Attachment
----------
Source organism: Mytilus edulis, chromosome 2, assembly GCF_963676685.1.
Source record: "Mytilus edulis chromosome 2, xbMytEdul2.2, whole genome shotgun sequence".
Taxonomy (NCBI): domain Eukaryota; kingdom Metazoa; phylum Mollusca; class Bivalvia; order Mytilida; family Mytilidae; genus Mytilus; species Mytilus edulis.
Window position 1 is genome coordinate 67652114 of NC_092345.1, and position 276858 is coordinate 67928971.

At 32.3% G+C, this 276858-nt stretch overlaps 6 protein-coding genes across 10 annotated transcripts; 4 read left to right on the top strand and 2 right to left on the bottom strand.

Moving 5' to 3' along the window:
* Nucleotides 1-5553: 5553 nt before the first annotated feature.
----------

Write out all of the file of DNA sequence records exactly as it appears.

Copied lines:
Source organism: Mytilus edulis, chromosome 2, assembly GCF_963676685.1.
Source record: "Mytilus edulis chromosome 2, xbMytEdul2.2, whole genome shotgun sequence".
Taxonomy (NCBI): domain Eukaryota; kingdom Metazoa; phylum Mollusca; class Bivalvia; order Mytilida; family Mytilidae; genus Mytilus; species Mytilus edulis.
Window position 1 is genome coordinate 67652114 of NC_092345.1, and position 276858 is coordinate 67928971.

At 32.3% G+C, this 276858-nt stretch overlaps 6 protein-coding genes across 10 annotated transcripts; 4 read left to right on the top strand and 2 right to left on the bottom strand.

Moving 5' to 3' along the window:
* Nucleotides 1-5553: 5553 nt before the first annotated feature.